How To Achieve A Shiny Finish?

Decorating By ofcourseitsKaren Updated 29 Jan 2010 , 4:49pm by love2makecakes

ofcourseitsKaren Posted 29 Jan 2010 , 3:58am
post #1 of 14

What is the (or your personal) best way to make fondant extra shiny and glossy? I want my finished cake to all be shiny.... not just smaller decorations like flowers.

I've read about steaming... but how would that work for an entire cake?
And what/how does confectioner's glaze work?

Thanks in advance for help icon_smile.gif

13 replies
Renaejrk Posted 29 Jan 2010 , 4:05am
post #2 of 14

For steaming a whole cake you would use a steamer, like for clothing. I haven't used a steamer, but I've seen them do it on Cake Boss. I haven't checked into confectioner's glaze, but I have used gum/tylose glue and painted most of my purse cake to make it shiny, though you have to work quickly or it gums up. Some use piping gel.

Marisky Posted 29 Jan 2010 , 4:09am
post #3 of 14

I've seen the steaming technique on Cake Boss and look forward to trying it. I make my own marshmallow fondant, though, and I'm curious to find out if steaming will work on it. I'm planning to try it this weekend and will post my results. I've also read that piping gel thinned with vodka creates a shine that won't dull.

nancyg Posted 29 Jan 2010 , 4:13am
post #4 of 14

Yes, steaming makes it very shiny. Just dont get too close or hold too long in one area You will see the shine coming and then move the steamer. I use a small clothing steamer

ofcourseitsKaren Posted 29 Jan 2010 , 4:58am
post #5 of 14

Thanks icon_smile.gif
I'm going to be using MMF. Hopefully, it holds up to steaming...

If anyone has done this with MMF, I'd love to know its outcome

Bluehue Posted 29 Jan 2010 , 5:18am
post #6 of 14

I use a piece of acertate and go around and around and around ..............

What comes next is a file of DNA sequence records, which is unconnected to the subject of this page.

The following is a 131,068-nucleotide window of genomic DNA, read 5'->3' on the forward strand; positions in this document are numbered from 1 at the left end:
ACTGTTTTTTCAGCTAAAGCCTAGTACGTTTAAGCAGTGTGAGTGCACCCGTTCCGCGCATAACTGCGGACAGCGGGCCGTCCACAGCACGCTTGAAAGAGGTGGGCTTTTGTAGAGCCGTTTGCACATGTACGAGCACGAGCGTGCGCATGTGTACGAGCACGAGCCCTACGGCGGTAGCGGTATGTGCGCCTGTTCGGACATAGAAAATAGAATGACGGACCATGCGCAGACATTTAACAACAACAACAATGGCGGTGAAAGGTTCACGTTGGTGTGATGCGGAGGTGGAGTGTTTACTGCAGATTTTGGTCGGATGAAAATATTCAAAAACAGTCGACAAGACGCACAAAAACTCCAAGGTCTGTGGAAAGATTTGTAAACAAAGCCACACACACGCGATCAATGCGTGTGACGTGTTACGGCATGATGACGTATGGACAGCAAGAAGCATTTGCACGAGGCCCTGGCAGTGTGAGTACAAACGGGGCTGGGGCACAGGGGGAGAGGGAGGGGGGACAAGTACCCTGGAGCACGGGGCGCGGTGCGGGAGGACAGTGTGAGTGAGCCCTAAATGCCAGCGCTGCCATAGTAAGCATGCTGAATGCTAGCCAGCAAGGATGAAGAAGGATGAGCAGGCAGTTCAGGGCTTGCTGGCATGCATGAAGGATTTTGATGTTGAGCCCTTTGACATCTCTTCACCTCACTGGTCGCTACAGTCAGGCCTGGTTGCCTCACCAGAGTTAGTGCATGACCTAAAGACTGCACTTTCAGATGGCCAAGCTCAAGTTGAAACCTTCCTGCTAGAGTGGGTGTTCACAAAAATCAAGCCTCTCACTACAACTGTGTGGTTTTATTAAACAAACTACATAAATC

until i get the desired look.
Either that or i use one of my smoothers and with a little pressure - get the same effect.

Bluehue

Cakepro Posted 29 Jan 2010 , 5:20am
post #7 of 14

I use a handheld garment steamer frequently for making the cake shiny and sticky, so I can quickly stick on things like fondant dots and stripes and whatnot. The cake does not stay shiny. The fondant returns to a dull state within half a day or so, depending on how much humidity is in your environment.

For a gorgeous shine that lasts awhile, use a soft paintbrush and brush canola oil or Spray Pam (Original) on the cake. The surface stays so glossy and shiny that you can see reflections in it. It's gorgeous and does not affect the taste of the fondant at all.

sabre Posted 29 Jan 2010 , 5:24am
post #8 of 14

For a shiny effect, you can rub a small amount of Crisco onto the fondant surface.

madgeowens Posted 29 Jan 2010 , 5:36am
post #9 of 14

hey cakepro thanks for the great tip, I will try that.

FlourPots Posted 29 Jan 2010 , 5:50am
post #10 of 14
devorie Posted 29 Jan 2010 , 6:16am
post #11 of 14

I do the vodka thing. It stays shiny if you use enough - though you do run the risk of getting people drunk.

Cakepro Posted 29 Jan 2010 , 12:28pm
post #12 of 14

Vodka evaporates very quickly, and if you use too much, it corrodes the sugar in the fondant. I used to use vodka for cleaning up cornstarch before I discovered steam and spray Pam.

MommaBay Posted 29 Jan 2010 , 12:40pm
post #13 of 14

Cakepro - thanks for that great tip. If you had just fondant circles on a fondant covered cake that you wanted shiny, would you "paint" them with oil after applied to the cake? Just curious if the same technique would be used.

love2makecakes Posted 29 Jan 2010 , 4:49pm
post #14 of 14

Yes, you could just paint the things you want to be shiny.

Last week I wanted to try the steam thing... I had a cake with tons of details and cornstarch all over it. In the past I would have painted the entire cake with vodka, but I didnt want to take the time this time. So I used my iron with steamer on it and just waved that around the cake. it worked so good and inspired me to maybe go get one of those steamer things for use in just my cake kitchen.

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